Later, a weakened and pale Thoros continues on with Jorah, his old comrade. They once stormed the gates of Pyke together during the Greyjoy Rebellion. Thoros was made famous for being the first through the gates with a flaming sword, which he still wields to this day. Jorah commends him for his bravery on that day, but Thoros says he barely remembers it. He has a different view of this past, which people like Jorah praise him for; he sees himself not as the bravest man on that field, but the drunkest.
They come upon a small party of wights led by a White Walker. Seeing this as an opportunity to get their one wight and head back south, they set a trap for the undead. While they fight with the forces, Jon manages to shatter the White Walker with his Valyrian steel blade. Almost all of the wights disintegrate, which we learn is because they have been reanimated by the White Walker Jon just killed, thereby breaking the spell. They manage to capture the only remaining wight, but its cries call a whole horde of wights down upon them.
With the Dead Army approaching them at a clip, Gendry is sent back to Eastwatch to send a raven to Daenerys, their only hope for rescue. He’s the fastest of the group, but is forced to leave his warhammer behind (so it won’t slow him down). Sandor takes up the weapon and retreats with the rest of the group to the middle of an ice-covered lake.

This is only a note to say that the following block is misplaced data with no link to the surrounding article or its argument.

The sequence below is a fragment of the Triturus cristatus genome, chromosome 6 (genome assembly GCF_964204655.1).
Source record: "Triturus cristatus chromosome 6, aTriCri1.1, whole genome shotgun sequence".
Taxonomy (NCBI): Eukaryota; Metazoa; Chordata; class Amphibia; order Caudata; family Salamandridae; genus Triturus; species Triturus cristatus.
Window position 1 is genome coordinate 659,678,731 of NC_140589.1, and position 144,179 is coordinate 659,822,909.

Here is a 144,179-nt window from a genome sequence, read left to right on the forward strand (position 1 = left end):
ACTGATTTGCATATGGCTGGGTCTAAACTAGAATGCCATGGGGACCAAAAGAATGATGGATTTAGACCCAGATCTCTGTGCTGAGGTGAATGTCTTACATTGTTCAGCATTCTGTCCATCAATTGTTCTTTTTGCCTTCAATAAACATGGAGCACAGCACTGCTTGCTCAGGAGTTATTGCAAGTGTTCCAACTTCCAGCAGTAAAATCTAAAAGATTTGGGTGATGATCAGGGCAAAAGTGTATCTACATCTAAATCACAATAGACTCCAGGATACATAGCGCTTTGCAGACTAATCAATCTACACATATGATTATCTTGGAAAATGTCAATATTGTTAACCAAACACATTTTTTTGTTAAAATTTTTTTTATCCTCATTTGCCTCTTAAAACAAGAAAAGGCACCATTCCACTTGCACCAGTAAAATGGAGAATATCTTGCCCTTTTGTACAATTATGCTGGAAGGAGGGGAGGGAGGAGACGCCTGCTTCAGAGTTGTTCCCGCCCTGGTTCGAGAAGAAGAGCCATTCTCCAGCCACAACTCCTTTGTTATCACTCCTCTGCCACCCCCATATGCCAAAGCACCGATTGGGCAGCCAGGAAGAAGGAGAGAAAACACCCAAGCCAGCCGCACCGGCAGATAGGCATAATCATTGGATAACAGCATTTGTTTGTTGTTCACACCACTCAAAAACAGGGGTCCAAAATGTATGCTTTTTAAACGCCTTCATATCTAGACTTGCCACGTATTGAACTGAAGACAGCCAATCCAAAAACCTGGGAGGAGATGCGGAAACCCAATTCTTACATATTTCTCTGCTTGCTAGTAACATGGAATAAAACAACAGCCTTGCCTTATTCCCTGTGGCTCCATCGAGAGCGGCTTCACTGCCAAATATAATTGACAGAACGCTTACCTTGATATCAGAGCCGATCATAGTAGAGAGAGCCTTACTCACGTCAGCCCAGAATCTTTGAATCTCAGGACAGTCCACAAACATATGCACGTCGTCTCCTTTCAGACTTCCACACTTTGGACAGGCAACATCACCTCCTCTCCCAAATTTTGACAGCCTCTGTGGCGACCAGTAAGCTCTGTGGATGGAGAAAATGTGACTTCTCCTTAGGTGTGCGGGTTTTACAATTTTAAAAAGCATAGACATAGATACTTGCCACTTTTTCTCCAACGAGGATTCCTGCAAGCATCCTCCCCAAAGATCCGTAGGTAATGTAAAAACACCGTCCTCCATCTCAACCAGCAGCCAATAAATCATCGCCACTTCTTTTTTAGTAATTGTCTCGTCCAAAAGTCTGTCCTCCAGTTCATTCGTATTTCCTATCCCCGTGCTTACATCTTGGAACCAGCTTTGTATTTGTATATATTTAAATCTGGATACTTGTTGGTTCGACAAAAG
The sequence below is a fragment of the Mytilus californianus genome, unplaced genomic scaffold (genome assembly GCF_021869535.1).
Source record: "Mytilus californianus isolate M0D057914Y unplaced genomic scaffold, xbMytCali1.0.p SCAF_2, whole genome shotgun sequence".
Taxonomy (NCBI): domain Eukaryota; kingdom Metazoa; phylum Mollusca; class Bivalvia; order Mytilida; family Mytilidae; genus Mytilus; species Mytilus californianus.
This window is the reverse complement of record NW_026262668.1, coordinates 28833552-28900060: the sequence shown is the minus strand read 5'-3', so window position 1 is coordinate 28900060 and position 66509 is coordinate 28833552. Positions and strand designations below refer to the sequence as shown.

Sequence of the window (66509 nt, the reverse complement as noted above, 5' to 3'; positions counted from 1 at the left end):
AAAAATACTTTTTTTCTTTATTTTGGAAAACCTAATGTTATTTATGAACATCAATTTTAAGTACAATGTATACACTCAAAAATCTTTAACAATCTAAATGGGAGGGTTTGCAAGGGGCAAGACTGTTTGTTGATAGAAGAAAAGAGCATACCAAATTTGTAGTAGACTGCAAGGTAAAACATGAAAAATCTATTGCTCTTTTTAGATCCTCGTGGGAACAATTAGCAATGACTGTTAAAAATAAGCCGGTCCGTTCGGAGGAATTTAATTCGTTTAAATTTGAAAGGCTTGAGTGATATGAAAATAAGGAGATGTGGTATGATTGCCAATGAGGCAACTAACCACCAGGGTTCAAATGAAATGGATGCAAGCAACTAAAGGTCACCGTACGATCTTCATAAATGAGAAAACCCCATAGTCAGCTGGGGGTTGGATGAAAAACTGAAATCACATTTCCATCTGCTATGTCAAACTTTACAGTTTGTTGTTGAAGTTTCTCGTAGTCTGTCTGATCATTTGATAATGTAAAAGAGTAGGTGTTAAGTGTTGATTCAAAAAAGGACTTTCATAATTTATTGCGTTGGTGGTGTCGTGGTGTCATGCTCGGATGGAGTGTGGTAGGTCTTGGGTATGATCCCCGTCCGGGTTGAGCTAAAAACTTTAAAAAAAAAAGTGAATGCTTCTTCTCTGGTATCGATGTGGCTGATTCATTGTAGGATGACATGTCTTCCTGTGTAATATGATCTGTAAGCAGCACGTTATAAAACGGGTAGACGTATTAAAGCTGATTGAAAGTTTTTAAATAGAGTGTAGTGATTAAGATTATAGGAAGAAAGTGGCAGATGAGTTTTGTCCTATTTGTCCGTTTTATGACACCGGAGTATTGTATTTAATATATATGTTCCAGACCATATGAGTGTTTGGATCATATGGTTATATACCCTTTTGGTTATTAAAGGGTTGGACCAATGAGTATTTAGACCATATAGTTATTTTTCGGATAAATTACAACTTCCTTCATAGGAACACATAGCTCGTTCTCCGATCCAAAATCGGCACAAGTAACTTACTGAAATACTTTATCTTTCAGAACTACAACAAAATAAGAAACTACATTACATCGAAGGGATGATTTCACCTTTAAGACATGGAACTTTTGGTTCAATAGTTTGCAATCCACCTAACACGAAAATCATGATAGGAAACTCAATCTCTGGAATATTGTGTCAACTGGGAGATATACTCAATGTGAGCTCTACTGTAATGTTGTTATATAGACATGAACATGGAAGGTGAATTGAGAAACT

One of the members of their party is jumped by a wight, whose force manages to crash through the lake and set off a chain reaction in which many more wights fall through the ice into the water. Eventually, they all stop, unwilling to go further. The party of the living is stuck, surrounded by the undead in the middle of a frozen lake, and forced to wait the night while Gendry continues his mad dash to Eastwatch.
Gendry reaches Eastwatch and collapses just outside the gate. Davos rushes out and calls for the maester to send a raven to Daenerys immediately.
When the Gendry’s raven arrives on Dragonstone, Tyrion tries to get Daenerys to stand down. He tells her that sometimes doing nothing is the hardest thing to do. Daenerys refuses his advice, saying that his bad counsel and caution cost her Highgarden, Dorne, and almost all of her Iron fleet. This was his plan, after all, and she wants to see it to completion. In the end, she ignores Tyrion and flies off with her dragons. Earlier, she said that she likes Tyrion because he’s not a hero, unlike many of the other men in her life– and, ultimately, unlike herself. Daenerys has been a hero several times throughout the series; she understands men like Jon better than she lets on.